The Pachamama statues thrown into the Tiber

Amazon indigenous condemn “violence” and “racism” behind theft, desecration of statues

Indigenous organisations of the Amazon in Rome for the Synod have condemned the “violence” and “racism” behind the theft and desecration Monday of sacred statues displayed in a Roman church.

Driving the news

The Pan-Amazonian Church Network or REPAM – one of the driving forces behind the Amazon Synod – denounced in the strongest possible terms yesterday’s robbery of indigenous fertility ‘Pachamama’ statues from a chapel of the Church of St Mary in Traspontina, near the Vatican.

The unidentified individuals responsible for the theft threw the sacred statues in the Tiber River.

They filmed and posted the profanation on social media.

The statues, which depict pregnant indigenous women, were brought specifically to the Vatican from the Amazon to preside over Synod events.

But ultraconservative Catholics have been relentless in their criticism of the figures, which they believe represent “idols” and “demons”.

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Go deeper

“We deeply regret and at the same time denounce that in recent days we have been victims of acts of violence reflecting religious intolerance, racism [and] degrading attitudes which above all affect indigenous peoples and demonstrate a refusal to build new paths for the renewal of our Church”, the REPAM lamented in a statement.

The Network denounced that ultraconservative Catholic acts of intimidation and harrassment of indigenous participants at the Amazon Synod run the risk “of being repeated or of getting worse, and of doing greater damage”.

“Our presence and initiatives have been peaceful at all times, always in a prayerful attitude and calling for the action of the Spirit in this synodal process”, the REPAM recalled.

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“We will not respond to these attitudes of violence and in evangelical fidelity we recognise and respect diversity in other expressions of the encounter with Christ”, the Network underlined.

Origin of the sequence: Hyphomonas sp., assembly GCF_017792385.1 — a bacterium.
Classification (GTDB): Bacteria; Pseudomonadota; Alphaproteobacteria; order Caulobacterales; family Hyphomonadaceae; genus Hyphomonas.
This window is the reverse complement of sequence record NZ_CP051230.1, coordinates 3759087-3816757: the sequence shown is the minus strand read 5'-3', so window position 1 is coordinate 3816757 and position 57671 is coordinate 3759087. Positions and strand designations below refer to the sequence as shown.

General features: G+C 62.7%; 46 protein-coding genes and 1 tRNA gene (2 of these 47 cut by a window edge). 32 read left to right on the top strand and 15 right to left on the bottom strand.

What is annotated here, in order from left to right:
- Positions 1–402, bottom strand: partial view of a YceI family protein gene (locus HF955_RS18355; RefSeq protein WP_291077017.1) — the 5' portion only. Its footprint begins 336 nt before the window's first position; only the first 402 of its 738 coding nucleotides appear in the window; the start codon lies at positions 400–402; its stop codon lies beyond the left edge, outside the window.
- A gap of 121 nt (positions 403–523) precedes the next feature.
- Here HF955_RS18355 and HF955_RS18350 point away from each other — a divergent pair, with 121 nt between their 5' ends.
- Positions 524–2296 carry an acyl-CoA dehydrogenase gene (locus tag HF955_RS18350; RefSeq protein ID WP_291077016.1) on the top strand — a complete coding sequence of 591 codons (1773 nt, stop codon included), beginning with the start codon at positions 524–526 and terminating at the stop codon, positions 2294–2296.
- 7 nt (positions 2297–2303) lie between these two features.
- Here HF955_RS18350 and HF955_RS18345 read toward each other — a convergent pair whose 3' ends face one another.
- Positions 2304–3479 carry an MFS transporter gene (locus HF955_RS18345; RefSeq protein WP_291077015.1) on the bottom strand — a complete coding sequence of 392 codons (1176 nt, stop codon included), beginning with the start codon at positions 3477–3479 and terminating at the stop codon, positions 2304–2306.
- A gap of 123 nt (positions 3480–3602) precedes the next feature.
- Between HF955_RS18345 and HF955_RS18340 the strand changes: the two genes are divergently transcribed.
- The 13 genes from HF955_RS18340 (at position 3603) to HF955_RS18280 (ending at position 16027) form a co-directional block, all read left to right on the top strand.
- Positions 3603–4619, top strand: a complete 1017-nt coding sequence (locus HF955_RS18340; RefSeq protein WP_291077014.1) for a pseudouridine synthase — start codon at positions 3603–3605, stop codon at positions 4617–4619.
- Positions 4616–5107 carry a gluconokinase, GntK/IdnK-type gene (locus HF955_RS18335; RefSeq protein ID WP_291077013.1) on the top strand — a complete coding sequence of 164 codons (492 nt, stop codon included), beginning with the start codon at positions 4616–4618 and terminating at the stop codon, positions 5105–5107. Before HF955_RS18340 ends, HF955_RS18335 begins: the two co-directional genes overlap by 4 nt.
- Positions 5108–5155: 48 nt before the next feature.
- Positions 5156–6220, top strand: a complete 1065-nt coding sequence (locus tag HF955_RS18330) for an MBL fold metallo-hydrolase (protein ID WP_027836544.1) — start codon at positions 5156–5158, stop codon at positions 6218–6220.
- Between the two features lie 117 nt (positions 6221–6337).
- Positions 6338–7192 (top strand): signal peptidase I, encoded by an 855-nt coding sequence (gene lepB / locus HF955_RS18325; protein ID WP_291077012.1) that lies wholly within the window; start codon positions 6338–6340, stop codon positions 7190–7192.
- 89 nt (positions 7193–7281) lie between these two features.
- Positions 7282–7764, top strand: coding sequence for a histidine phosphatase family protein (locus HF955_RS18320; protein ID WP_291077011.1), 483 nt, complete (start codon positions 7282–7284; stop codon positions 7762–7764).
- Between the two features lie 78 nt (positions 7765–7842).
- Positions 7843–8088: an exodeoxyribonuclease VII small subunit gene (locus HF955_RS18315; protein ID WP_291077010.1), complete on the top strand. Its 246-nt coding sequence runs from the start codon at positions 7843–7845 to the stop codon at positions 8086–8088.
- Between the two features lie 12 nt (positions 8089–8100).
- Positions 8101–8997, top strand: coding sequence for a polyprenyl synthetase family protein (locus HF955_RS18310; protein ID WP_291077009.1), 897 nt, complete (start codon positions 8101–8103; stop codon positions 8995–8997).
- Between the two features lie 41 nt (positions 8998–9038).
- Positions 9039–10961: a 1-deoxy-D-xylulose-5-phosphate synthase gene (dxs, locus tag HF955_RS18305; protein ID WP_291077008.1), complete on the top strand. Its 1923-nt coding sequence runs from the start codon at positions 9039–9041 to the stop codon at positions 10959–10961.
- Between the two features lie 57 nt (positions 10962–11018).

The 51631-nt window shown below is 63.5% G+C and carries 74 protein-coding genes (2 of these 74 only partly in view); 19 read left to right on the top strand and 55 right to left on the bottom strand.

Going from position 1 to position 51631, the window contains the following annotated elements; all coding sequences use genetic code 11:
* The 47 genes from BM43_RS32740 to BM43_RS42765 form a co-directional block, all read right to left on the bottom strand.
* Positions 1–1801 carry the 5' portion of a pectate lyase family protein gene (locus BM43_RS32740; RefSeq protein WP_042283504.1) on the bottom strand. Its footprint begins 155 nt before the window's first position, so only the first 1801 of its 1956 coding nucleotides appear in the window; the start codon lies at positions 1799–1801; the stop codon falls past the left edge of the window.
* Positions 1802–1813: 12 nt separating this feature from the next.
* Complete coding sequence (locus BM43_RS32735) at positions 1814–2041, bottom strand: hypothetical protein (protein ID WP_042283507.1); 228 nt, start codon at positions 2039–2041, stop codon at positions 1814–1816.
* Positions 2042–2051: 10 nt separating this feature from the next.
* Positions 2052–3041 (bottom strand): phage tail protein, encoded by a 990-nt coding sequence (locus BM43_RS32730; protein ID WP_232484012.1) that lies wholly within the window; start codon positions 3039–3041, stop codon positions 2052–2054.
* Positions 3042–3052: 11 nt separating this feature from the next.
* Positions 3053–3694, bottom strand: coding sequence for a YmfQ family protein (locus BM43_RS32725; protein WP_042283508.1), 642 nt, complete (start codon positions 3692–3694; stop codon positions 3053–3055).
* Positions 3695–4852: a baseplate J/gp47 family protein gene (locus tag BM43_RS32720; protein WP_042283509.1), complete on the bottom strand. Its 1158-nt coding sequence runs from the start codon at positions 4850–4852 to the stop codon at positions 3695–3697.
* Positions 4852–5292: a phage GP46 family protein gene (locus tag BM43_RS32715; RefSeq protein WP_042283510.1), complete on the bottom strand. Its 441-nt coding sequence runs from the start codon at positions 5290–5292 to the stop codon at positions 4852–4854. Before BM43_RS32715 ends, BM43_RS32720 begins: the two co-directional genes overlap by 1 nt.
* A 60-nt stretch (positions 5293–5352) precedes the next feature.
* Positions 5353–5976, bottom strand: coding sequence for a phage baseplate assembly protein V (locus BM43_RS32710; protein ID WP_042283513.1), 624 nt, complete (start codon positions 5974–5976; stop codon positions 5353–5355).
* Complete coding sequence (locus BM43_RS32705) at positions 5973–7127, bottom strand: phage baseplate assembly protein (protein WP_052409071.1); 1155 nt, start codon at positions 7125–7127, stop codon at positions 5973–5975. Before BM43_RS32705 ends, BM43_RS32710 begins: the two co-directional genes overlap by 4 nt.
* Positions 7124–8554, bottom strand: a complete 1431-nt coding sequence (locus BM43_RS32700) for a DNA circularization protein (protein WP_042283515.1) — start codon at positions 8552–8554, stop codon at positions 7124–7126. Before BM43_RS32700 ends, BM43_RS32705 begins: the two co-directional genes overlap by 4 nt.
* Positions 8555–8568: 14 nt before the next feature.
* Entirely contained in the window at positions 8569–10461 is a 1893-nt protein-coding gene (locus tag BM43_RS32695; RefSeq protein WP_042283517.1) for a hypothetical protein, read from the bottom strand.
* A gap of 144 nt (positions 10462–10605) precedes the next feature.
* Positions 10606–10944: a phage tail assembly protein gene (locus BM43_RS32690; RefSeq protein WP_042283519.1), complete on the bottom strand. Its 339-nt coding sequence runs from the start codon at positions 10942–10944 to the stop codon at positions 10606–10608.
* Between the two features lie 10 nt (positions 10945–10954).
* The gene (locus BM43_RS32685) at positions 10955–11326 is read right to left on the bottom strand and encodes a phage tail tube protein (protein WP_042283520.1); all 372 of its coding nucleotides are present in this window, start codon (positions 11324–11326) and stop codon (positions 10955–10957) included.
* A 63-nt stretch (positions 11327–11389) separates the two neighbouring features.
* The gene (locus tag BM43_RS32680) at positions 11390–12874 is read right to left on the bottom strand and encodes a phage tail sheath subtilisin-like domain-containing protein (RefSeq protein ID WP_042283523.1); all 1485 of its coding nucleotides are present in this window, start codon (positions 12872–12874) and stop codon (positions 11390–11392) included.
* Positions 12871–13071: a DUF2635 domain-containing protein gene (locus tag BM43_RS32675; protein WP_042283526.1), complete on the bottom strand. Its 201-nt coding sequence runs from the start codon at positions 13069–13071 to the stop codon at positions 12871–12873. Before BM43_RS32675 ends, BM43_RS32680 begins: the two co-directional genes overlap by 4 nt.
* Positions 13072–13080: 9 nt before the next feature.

“We trust that the call of the Gospel of Christ is for all without exception, and as a Common Home we are committed to being a Church united in our diversities”, the REPAM continued.

The Network called on all people of good will “to remain united”, and to remain committed in hope “for the defence of life and the Amazon”.

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Why it matters

While there has been no official claim of responsibility for the theft and desecration of the Pachamama statues, ultraconservative Catholic media outlets retweeted and reposted videos and explanations of the burglary.

“I announce to you with great joy: the Pachamama idols that polluted the Church of St Maria Traspontina have been cast away into the Tiber River as an act of obedience to Our Lord and Savior Jesus Christ & in reparation to His Sacred Heart wounded by sin”, US ultra-reactionary Catholic author Taylor Marshall tweeted.

Paolo Ruffini, Prefect of the Vatican Dicastery for Communication, condemned the profanation, and explained at a Synod briefing:

“We have already repeated several times here that those statues represented life, fertility, mother earth.

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“It was a gesture – I believe – that contradicts the spirit of dialogue that should always inspire us.

“I don’t know what else to say except that it was a theft, and perhaps that speaks for itself”.

Papal biographer Austen Ivereigh tweeted: “Just prayed here at Transpontina church at altar where, in an act of appalling disrespect & violence, fanatics egged on by ethics-free journalism this am broke in here & threw into the Tiber the figurine described by the Catholic people of Amazonia as Our Lady of the Amazon”.

Rome correspondent for British publication The Tablet Christopher Lamb tweeted: “An act of iconoclasm, and a further attack on the indigenous of the Amazon, who are already persecuted.

“This takes place amid a climate of hostility to indigenous icons generated in some Church quarters during the Amazon synod”.

US Catholic observer Rich Raho labelled the burglary “a disgrace and desecration” and tweeted:

“Not only is this an act of theft, but also an affront to Pope Francis who was presented with one of the statues at Amazon Synod dedication ceremony”.

Well-known US Jesuit James Martin observed on Twitter that “the hatred and contempt that the Synod for the Amazon has unleashed is astonishing”:

“A hatred for indigenous peoples and their cultures. A portrayal of them as “other.” And a hatred of course for Pope Francis. All this hatred leads inevitably to violence”.

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